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I am struck by the repeated statements in this thread that dumping your waste down the drain is a zero environmental impact scenario. First, transport, disposal, and treatment takes water, a lot of it. To my miond using treated drinking water to dispose of waste is non-sustainable and not green. Second in situations, and they occur often, where wasterwater treatment effluent requires final chemical treatment to address high coliforme loads, this involves chlorine treatment usually with the attendant production of chlorinated hydrocarbon by products. Not necessarily benign environmental stuff. Third, effiiency of nutrient removal in any treatment plant is a product of volume and holding time, too much of the former can adversely affect the later. Remove your small portion of the stream and you might be striking a small blow for staving off millions in facility improvements (I say this with tongue incheek, but hey as long as we are arguing here). Further, in many municipalities there still exist CSO systems. When it rains, raw sewage still enters waterways so your $4it may not end up where you think it is going. Finally, just where do you think your solids waste ends up? Well, after aerobic treatment, composting, and drying it is likely put back on the land, on crop land actually, oh and in the home Depot soil ammendment you put in your garden. Conversely I imagine there are still facilities that incinerate it...green as well?

I'm going to experiment with the compost approach at home first. If it passes the "gross test" with the significant other (and I mean that can be one tough test) I will construct a unit for my weekend boat. If my experience there proves viable for my lifestyle I will explore a commercial unit for longer term use aboard.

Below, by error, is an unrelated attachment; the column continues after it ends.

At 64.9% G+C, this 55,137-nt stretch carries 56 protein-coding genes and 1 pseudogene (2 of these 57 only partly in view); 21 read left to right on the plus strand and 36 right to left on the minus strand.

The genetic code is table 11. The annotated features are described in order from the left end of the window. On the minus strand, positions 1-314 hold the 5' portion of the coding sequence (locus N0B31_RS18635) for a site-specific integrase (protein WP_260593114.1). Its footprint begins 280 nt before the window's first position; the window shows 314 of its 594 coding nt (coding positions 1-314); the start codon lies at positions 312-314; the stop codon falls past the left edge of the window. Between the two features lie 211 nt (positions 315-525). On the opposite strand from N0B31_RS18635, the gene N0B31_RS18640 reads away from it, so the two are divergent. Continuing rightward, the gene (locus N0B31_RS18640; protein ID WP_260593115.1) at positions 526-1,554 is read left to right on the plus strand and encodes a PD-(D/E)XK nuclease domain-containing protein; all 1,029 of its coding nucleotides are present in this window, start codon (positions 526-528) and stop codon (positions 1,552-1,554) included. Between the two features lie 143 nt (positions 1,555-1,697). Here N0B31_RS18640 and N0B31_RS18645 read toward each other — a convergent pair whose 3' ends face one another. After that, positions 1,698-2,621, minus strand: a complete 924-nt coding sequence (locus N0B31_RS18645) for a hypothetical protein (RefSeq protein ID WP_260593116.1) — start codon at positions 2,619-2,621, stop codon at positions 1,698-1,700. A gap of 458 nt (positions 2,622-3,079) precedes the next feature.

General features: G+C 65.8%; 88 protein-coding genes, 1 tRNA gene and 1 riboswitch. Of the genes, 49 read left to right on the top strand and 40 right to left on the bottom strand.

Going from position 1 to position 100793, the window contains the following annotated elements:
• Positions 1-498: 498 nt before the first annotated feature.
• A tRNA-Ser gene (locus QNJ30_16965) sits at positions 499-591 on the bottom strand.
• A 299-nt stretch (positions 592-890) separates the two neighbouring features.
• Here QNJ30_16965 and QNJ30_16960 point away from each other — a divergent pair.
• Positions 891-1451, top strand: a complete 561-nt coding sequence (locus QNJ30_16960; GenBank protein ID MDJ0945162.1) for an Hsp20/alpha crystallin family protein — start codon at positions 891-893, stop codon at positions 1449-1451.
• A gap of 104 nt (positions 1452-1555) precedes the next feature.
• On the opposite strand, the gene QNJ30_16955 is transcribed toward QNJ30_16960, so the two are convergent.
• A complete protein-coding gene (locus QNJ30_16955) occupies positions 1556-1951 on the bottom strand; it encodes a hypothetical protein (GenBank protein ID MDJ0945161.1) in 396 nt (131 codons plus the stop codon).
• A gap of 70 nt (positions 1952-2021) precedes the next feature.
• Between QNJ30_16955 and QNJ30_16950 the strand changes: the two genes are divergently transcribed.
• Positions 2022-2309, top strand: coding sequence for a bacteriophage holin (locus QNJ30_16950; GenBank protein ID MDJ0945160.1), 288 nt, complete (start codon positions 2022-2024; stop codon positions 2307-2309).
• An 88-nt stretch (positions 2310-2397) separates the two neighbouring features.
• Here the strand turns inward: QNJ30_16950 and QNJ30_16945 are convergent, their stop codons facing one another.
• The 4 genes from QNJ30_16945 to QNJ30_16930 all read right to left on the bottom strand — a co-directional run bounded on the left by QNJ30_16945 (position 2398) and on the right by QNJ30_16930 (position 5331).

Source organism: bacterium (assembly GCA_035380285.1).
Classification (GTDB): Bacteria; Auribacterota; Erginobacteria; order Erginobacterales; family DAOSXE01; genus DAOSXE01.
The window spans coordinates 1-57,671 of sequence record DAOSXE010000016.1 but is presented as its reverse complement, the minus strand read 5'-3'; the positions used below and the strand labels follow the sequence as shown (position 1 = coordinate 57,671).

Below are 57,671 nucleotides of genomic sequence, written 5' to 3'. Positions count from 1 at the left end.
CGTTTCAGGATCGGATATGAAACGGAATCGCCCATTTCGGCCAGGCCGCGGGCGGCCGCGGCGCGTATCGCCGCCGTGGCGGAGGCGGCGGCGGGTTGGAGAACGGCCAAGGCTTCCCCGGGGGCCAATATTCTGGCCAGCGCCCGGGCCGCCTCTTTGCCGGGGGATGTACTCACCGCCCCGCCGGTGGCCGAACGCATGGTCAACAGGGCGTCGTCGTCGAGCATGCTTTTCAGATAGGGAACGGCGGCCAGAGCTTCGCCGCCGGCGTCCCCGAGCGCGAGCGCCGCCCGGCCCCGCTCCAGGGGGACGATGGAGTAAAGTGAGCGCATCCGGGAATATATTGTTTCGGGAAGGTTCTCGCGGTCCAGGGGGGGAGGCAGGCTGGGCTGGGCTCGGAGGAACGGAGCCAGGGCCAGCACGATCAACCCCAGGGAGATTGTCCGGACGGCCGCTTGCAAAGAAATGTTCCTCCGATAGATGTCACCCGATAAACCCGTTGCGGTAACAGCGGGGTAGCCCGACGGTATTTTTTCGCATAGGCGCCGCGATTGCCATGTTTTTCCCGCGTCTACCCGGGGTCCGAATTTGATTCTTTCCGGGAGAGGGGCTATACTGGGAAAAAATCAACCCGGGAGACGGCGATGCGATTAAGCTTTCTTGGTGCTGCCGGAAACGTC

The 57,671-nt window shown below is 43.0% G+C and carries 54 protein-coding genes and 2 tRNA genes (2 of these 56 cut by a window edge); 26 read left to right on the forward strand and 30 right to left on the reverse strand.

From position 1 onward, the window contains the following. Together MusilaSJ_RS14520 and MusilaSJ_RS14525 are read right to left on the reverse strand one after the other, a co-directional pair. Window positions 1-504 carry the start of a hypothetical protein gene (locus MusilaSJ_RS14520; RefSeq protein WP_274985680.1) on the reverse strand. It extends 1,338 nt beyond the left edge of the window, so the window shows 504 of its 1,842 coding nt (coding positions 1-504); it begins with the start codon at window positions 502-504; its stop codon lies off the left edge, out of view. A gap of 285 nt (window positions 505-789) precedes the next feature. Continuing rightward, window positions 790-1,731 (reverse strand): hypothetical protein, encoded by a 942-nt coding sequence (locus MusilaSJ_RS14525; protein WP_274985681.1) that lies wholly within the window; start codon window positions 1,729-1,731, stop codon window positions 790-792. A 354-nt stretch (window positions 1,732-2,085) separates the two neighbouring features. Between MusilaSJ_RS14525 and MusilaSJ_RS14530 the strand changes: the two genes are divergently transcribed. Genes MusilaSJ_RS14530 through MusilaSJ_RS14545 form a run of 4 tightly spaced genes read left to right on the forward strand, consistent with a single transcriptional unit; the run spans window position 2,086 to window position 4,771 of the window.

... their answers. Heck, we're not paid for this. Libraries and more technical on-line sites can be better.

Assuming we are talking about a modern advanced wastewater treatment plant (some aren't and some discharge without treatment, but that's a very different discussion), there are few statements above deserving either discussion or correction.

* "Transport, disposal, and treatment takes water, a lot of it." Basically none. It is also basically illegal to add significant amounts of freshwater to wastewater for dilution or during treatment; check your local city code. I've designed and operated wastewater plants and we never used measurable amounts of city water. Only for drinking.

* "To my mind using treated drinking water to dispose of waste is non-sustainable and not green." Pure fallacy. Perhaps you are thinking of the flush water. But we flush with the water we are floating in and return it days later, so there is no water usage. The water cycle has been sustained for billions of years.

* "... where wasterwater treatment effluent requires final chemical treatment to address high coliforme loads, this involves chlorine treatment usually with the attendant production of chlorinated hydrocarbon by products." Part truth. With good treatment very little chlorine is used, only a few parts per million. Yes, there are halocarbons formed-low parts per billion--and the difference in what is acceptable discharged into the ocean and into drinking water is huge. These products will degrade in time; they are not durable molecules, like PCBs or such.